Becker’s simple but effective approach was to explore the economic implications of discrimination using a model analogous to that employed in the study of international trade. This allows the incidence of discrimination to be interpreted as a tariff: in the case of a discriminating employer the tariff is a tax the employer is willing to pay (a rational choice in spiteful subjective terms) to hire a less-productive white person instead of a more productive black person (see Sandmo, 1993). Such a reading allowed Becker to demonstrate that discrimination harms both its victims and its perpetrators (Nobel Foundation, 2004). Just as trade protection reduces social welfare in international goods markets, so does discrimination-based protection in the job market. However, Becker also showed that where the discriminating majority is large, such as in the United States, ‘discrimination by the majority hardly lowers their incomes, but may greatly reduce the incomes of the minority’ (Becker, 1993, p. 40).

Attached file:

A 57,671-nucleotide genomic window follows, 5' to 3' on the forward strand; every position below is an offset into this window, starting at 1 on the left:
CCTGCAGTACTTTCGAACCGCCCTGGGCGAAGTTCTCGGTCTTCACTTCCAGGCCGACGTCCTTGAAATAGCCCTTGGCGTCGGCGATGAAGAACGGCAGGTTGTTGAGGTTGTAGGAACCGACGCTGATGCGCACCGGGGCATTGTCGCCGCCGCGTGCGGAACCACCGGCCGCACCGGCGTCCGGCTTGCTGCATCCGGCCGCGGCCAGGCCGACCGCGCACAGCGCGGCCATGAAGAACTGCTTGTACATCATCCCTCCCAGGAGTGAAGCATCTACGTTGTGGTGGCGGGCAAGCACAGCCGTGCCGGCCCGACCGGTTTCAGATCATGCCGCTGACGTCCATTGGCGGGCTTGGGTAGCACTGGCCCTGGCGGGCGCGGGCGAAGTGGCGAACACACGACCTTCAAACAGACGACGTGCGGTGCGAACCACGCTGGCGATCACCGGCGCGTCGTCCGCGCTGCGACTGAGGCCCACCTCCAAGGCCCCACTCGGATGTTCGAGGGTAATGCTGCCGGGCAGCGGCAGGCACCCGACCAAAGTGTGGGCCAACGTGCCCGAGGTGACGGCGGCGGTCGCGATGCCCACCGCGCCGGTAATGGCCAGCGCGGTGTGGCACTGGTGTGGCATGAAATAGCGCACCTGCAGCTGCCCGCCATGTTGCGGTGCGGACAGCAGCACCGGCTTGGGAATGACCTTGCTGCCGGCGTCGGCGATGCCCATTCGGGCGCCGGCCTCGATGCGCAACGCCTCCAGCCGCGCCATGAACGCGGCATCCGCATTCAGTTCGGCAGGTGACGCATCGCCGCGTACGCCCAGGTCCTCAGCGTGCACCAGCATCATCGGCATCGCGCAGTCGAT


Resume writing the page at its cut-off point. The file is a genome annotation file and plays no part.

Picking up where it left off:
Becker’s Nobel citation suggests that his work on human capital may be his most notable contribution to the canon of economics. It is generally recognised that while he was not the first modern economist to offer new insights into this subject – Becker himself credits inter alia Theodore Schultz with that distinction (see entry on Schultz in this volume) – he has certainly done most to underpin its microeconomic foundations and to explore its empirical applications. The key references here are Becker’s 1962 article in the Journal of Political Economy and his 1964 book, Human Capital: A Theoretical and Empirical Analysis with Special Reference to Education. The choice of book title is interesting. Becker expected the phrase ‘human capital’ to generate a hostile reaction given its (at that time) demeaning human-as-machine connotations and because it would be read as devaluing the cultural enrichment associated with education. He recollects: ‘As a result, I hesitated a long time before deciding to call my book Human Capital, and hedged the risk by using a long subtitle’ (Becker, 1993, p. 43).